And that's not, you know, necessarily, that's not Woody jumping out of the window to save Buzz. That's Woody opening his heart and realizing there's enough love from Andy to have another toy in the room. And so that the entire drama and tension of a story, I mean, let's take something that probably everyone knows, like Law and Order, you watch it, scene one takes five seconds, it's usually somebody stumbles upon a dead body, and then the police get there. And there's a smartass comment and you go to commercial break. The entire middle of that is trying to find that person or trying to figure out what happened. That's what we love to watch. That's what we hate to live.

Kathleen Shannon 32:25
Right?

Brene Brown 32:25
Because the messy middle is trying every easy way to write that blog post, to design that logo. Every easy way, until we get to the point at the very end of Act Two, where we're like, crap, this is what it's gonna take. It's gonna take 30 conversations is going to take a back and forth, it's going to take me owning that I'm overly invested, it's going, you know, this is what it's going to take. And then the end is usually one comment on Law and Order. I mean, the conflict ends, haven't you ever watched like a romantic comedy? And they're in this dance the whole time for an hour and a half of the movie? But you're like, wait, I want to see like, what their apartments gonna look like. And are they gonna, you know, have kids or are they gonna have Christmas, but it's just over that kiss, and then it's done. So the middle is the mess. And it's hard. And so when you're a storyteller, like I am, with my work. Or like Pixar is with animation and their movies.

You're the parallel and I think design is absolutely true. The parallel is you hate the second act the most, because it's the dark part, the point of no return. But at the same time, you know where that's going to happen. And the only thing that experience gives you, you can't skip Act Two. Even if this is your 20th year as a designer, the only thing you get in Act Two as a creative is a little whisper that says you know the road, this is the dark and scary point, stay the course. But you don't get any light or anything.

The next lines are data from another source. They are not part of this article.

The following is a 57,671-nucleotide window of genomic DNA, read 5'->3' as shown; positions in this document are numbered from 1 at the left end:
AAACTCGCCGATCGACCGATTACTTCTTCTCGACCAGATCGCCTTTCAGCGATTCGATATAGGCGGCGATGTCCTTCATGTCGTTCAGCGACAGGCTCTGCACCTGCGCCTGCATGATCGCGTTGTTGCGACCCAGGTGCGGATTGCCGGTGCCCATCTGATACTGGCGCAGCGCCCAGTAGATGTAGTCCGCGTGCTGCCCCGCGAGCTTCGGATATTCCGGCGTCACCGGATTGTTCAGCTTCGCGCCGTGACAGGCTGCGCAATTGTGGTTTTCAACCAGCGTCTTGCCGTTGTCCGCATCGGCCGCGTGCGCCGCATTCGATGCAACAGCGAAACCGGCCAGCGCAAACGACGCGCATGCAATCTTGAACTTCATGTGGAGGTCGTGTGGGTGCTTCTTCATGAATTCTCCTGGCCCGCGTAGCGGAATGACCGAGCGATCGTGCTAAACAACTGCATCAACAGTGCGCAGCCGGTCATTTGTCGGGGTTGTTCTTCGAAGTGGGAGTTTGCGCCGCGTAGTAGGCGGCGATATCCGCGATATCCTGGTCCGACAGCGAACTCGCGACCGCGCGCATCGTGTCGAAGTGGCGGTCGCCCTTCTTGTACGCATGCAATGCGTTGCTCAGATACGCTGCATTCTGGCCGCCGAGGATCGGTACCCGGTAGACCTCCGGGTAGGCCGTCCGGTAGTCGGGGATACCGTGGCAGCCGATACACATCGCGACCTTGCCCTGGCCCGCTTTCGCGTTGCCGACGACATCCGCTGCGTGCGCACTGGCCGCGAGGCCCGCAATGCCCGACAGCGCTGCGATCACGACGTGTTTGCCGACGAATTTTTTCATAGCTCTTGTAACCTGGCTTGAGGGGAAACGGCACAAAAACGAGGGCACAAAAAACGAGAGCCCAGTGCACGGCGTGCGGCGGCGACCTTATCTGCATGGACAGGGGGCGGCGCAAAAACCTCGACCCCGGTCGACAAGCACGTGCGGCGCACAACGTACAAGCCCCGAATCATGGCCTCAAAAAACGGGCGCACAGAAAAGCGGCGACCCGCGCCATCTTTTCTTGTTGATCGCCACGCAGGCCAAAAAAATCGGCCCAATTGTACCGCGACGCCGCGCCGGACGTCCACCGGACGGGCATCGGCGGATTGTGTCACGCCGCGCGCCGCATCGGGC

Kathleen Shannon 34:01
Right, but it's part of what makes the story. So sometimes, whenever I'm kind of in that messy middle, I literally think this this would not be a good story without this part.

Brene Brown 34:13
Right! Have you ever seen that thing going around? I don't know. I saw it on Instagram or Facebook or something that said the creative process. This is going to be awesome. This sucks. This is shit. I'm shit. And then the last one is this is awesome. Like everything, it starts with this is awesome and it ends with this is awesome. But everything in the middle just sucks and that's why so few people do it.

Kathleen Shannon 34:34
And I think that the creative process opens us up to shame because exactly what you just described going from this is shit to I'm shit. That's the difference between guilt and shame. Right?

Brene Brown 34:46
That's it.

Kathleen Shannon 34:47
So I feel like creatives are so open to shame in their work. Which is why I'm glad you're on the show.

Brene Brown 34:58
The difference between shame and guilt is the difference between I did something bad and I am bad. So if I mean the example I always use is from an academic journal article where you get to work... you get so drunk on Thursday that Friday morning, you're hungover, you're tired. You get to work, you're late, you missed an important meeting and your self talk is, God, I'm such an idiot, I'm such a loser. That's shame. If you get to work and yourself talk is I can't believe I did that. That was a really stupid thing to do. That's guilt. Shame is a focus on behavior. I'm sorry, shame is a focus on self. Guilt is a focus on behavior. Parenting Fox. Parenting, Eleanor, Charlie, my kids. If I look at Charlie and say that, you know, you're bad, versus that was a really bad choice. Let's talk about that.

That's the difference between shame and guilt. And the outcomes are huge. Because shame is highly correlated with addiction, depression, violence, aggression, bullying, eating disorders, suicide. And guilt is inversely correlated, meaning people who have the skill to be able to separate themselves, and their worth from their behaviors, and be able to look at it objectively and say, I'm not stupid, but that was a stupid choice. Number one, don't have those outcomes. And number two, are more likely to change the behavior. Because if I'm parenting, if you're my daughter, let's say Emily, you're my daughter. And I'm not going to use this as an example. Because I don't like to use it. Let's say, my daughter's... Susie is my daughter. And I say, you know, I find out Susie lied about something like Susie, you're you're a liar. Where do you have to grow from there? It's not you told a lie. That's not okay. That's outside of our bounds as a family. That is you are a liar.